is a graduate student at Texas Tech University in the Forensic Science program. She received her bachelor’s degree in Chemistry with a double minor in Forensic Science and Mathematics. Kirsten works in the Prada-Tiedemann laboratory using SPME and GC-MS to identify volatile organic compounds emitted from firearms. The study provides a novel approach to identifying common VOCs using the firearm as the actual sample source, which can be utilized in canine firearm detection for training capabilities. Kirsten is the current president of the Forensic Science Society (FSS) and Vice President of the West Texas Association for Women in STEAM (WT-AWIS). She enjoys playing sports and is a big fan of Texas Tech athletics. Wreck’Em!

 

 

 

JACQUELINE MOLINAR-MIRANDA

As a graduate student at Texas Tech University, I am working towards a Master's degree in Forensic Science with a concentration in Forensic Investigation. I intend to graduate this year May of 2021. I hold a Bachelors degree in Criminal Justice with a minor in Forensic Psychology from the University of the Southwest. My personal interests are to become a Crime Scene Investigator.

 

My research is focused on Drug Related Violation Trends. This type of research provides data on drug trends of the number of arrests with respect to drug law violations (e.g., possession and sale/manufacture), type of drug (e.g., heroin, cocaine, methamphetamine, marijuana), and amount of drug. The importance of this research is to provide updated trends on drug related violation arrests in hopes that it can aid in providing law enforcement and forensic practitioners with updated data to improve how they allocate their resources.

 

 

 

JACOB JAHN

I am a undergrad physical anthropology major with a forensic science concentration, psychology minor, graduating with a master's in forensic science on the investigation track. My future plans are to become a Crime Scene Investigator in DFW

 

 

 

 

 

 

 

 

 

 

CURRENT UNDERGRADUATE STUDENT(S)

 

EMILY DERUYTER

Major: Ecology and Environmental Biology

Minor: Chemistry

Personal interests: I love to dive into a good book! I am a part of the Honors College and TTU Student Government  Association.

Research Objective: I am determining the volatile organic compounds released by tissues to determine PMIs and help train cadaver dogs. More specifically, my project looks at the volatile organic compounds in decomposing meat-simulation models for both dry and submerged remains. The experiences that I’ve had working in Dr. Prada’s lab will allow me to be a competitive applicant in graduate school and has taught me skills that will help me to succeed in any situation.

 

 

GABBY HANSARD

I'm from Waco, Texas, and I am a freshman pursuing a Bachelor of Science in Nursing. I plan to follow a Nurse Practitioner track and specialize in forensics, but I have a lot of different pathways open to me. My current research focus is on the presence of bacterial VOCs in Clostridium Difficile, and how they can be detected in environmental reservoirs, such as hospitals. I love to birdwatch, play electric and acoustic guitar, spend quality time with my friends, and explore Lubbock. I enjoy volunteering at animal shelters, am involved in various pre-health organizations, and can't wait to see what my future holds!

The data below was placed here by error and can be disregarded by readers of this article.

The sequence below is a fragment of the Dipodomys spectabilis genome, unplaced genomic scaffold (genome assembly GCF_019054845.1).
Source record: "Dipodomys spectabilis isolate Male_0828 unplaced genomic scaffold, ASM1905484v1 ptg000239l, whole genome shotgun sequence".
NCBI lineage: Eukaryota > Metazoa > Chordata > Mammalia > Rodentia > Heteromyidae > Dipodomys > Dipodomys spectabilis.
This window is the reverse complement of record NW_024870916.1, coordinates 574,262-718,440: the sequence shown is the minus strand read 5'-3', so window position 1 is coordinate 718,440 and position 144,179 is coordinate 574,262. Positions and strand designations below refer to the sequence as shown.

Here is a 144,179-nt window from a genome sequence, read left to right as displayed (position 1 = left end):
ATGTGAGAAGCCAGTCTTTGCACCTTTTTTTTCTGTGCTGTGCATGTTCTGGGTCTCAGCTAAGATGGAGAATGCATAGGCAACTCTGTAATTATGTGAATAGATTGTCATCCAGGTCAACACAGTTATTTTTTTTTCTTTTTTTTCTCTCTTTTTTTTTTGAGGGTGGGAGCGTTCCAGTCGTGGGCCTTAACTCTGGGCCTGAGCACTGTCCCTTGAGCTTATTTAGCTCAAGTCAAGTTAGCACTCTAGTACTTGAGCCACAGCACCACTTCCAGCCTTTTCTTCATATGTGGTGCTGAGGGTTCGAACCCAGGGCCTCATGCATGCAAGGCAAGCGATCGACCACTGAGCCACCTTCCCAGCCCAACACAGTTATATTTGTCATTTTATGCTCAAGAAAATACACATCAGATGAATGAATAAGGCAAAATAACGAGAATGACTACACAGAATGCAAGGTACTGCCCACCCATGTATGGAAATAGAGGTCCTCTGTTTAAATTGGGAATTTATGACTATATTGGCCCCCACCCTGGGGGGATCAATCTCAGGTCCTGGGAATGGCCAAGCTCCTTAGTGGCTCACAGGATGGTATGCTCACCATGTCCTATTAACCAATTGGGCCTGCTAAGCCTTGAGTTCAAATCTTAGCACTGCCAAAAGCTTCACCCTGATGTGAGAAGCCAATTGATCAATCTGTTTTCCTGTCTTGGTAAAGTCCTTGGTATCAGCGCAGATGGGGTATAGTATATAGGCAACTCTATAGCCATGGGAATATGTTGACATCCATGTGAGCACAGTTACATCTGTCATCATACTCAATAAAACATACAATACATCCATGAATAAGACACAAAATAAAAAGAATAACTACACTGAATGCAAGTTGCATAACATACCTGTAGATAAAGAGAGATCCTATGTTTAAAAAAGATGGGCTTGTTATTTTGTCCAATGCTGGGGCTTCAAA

PREVIOUS GRADUATE STUDENTS

 

KATIE BLANAR

The use of Entomological samples as potential odor biomarkers for decomposition, M.S. - 2019.

 

KIANA HOLBROOK

The instrumental evaluation of blood decomposition volatiles on various substrates and their relationship to presumptive

test methods, M.S. - 2019.

 

JENNIFER RAYMER

Evaluation of decomposition residual odor using susscrofa as sampling model, M.S. - 2019.

 

THY NGUYEN

A Novel Method for the Creation of Explosive Detection Training Aids for Canines using an Olfactometer, M.S. - 2018.

 

Amanda Patrick

Condom Odor Profiling with HS-SPME and Temperature effect on Condom Fingerprint Development, M.S. - 2018.

 

LAUREN ALEJANDRO

The Evaluation of Canine Training Aids Over Time on Working Dog Performance, M.S. - 2018

 

SILAS KEMBOI

Hand Odor Volatiles and Drug Abuse: A Pilot Study using a Chemical Dependent Target Group, M.S. - 2018

 

KASHMIERE MCGEE

Human Skeletal Evidence: Perspectives for Narcotrafficking Group Identifications Through Modus Operandi From Costa Rica, M.S. - 2018

 

COURTNEY BROWN

Arsenic fed piglets: Assessing arsenic levels in decomposing pig tissues and soil samples, M.S. - 2017

 

MICHAEL RADFORD

Fingerprint Visualization on Condoms, M.S. – 2016

 

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Updated 09/01/21

The Department of Environmental Toxicology (ENTX) is the academic home for the core faculty of The Institute of Environmental and Human Health (TIEHH) and the Institute for Forensic Science (IFS) at Texas Tech University. TIEHH and IFS provide faculty and graduate students opportunities for multidisciplinary research and scholarly engagement related to environmental, forensic and human health sciences.